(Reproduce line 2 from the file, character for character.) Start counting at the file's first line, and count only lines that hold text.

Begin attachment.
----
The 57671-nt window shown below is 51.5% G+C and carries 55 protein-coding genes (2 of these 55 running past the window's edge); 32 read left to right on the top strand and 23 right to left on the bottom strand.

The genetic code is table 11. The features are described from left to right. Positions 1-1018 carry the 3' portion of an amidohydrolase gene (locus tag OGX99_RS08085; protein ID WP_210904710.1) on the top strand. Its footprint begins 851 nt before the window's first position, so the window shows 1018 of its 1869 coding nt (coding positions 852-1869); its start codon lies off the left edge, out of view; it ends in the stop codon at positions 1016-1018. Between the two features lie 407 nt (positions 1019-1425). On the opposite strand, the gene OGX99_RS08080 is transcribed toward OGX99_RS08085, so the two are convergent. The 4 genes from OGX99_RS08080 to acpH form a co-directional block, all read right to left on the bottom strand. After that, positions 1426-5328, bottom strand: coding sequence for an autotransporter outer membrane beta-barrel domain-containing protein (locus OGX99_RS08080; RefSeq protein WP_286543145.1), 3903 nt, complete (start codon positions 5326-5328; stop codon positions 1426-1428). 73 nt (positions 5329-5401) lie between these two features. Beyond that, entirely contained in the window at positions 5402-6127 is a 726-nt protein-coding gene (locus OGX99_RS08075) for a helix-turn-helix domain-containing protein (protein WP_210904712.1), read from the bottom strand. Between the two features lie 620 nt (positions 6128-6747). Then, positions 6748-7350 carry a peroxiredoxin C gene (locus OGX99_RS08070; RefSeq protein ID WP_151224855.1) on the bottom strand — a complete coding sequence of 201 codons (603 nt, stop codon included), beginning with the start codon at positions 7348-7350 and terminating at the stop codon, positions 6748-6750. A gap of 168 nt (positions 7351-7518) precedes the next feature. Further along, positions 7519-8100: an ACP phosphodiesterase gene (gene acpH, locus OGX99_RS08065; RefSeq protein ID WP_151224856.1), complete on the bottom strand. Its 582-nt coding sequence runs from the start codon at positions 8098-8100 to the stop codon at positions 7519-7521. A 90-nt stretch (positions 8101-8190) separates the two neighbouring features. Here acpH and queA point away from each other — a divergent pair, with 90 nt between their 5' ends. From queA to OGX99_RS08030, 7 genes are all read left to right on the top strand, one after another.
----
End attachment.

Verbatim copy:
The genetic code is table 11. The features are described from left to right. Positions 1-1018 carry the 3' portion of an amidohydrolase gene (locus tag OGX99_RS08085; protein ID WP_210904710.1) on the top strand. Its footprint begins 851 nt before the window's first position, so the window shows 1018 of its 1869 coding nt (coding positions 852-1869); its start codon lies off the left edge, out of view; it ends in the stop codon at positions 1016-1018. Between the two features lie 407 nt (positions 1019-1425). On the opposite strand, the gene OGX99_RS08080 is transcribed toward OGX99_RS08085, so the two are convergent. The 4 genes from OGX99_RS08080 to acpH form a co-directional block, all read right to left on the bottom strand. After that, positions 1426-5328, bottom strand: coding sequence for an autotransporter outer membrane beta-barrel domain-containing protein (locus OGX99_RS08080; RefSeq protein WP_286543145.1), 3903 nt, complete (start codon positions 5326-5328; stop codon positions 1426-1428). 73 nt (positions 5329-5401) lie between these two features. Beyond that, entirely contained in the window at positions 5402-6127 is a 726-nt protein-coding gene (locus OGX99_RS08075) for a helix-turn-helix domain-containing protein (protein WP_210904712.1), read from the bottom strand. Between the two features lie 620 nt (positions 6128-6747). Then, positions 6748-7350 carry a peroxiredoxin C gene (locus OGX99_RS08070; RefSeq protein ID WP_151224855.1) on the bottom strand — a complete coding sequence of 201 codons (603 nt, stop codon included), beginning with the start codon at positions 7348-7350 and terminating at the stop codon, positions 6748-6750. A gap of 168 nt (positions 7351-7518) precedes the next feature. Further along, positions 7519-8100: an ACP phosphodiesterase gene (gene acpH, locus OGX99_RS08065; RefSeq protein ID WP_151224856.1), complete on the bottom strand. Its 582-nt coding sequence runs from the start codon at positions 8098-8100 to the stop codon at positions 7519-7521. A 90-nt stretch (positions 8101-8190) separates the two neighbouring features. Here acpH and queA point away from each other — a divergent pair, with 90 nt between their 5' ends. From queA to OGX99_RS08030, 7 genes are all read left to right on the top strand, one after another.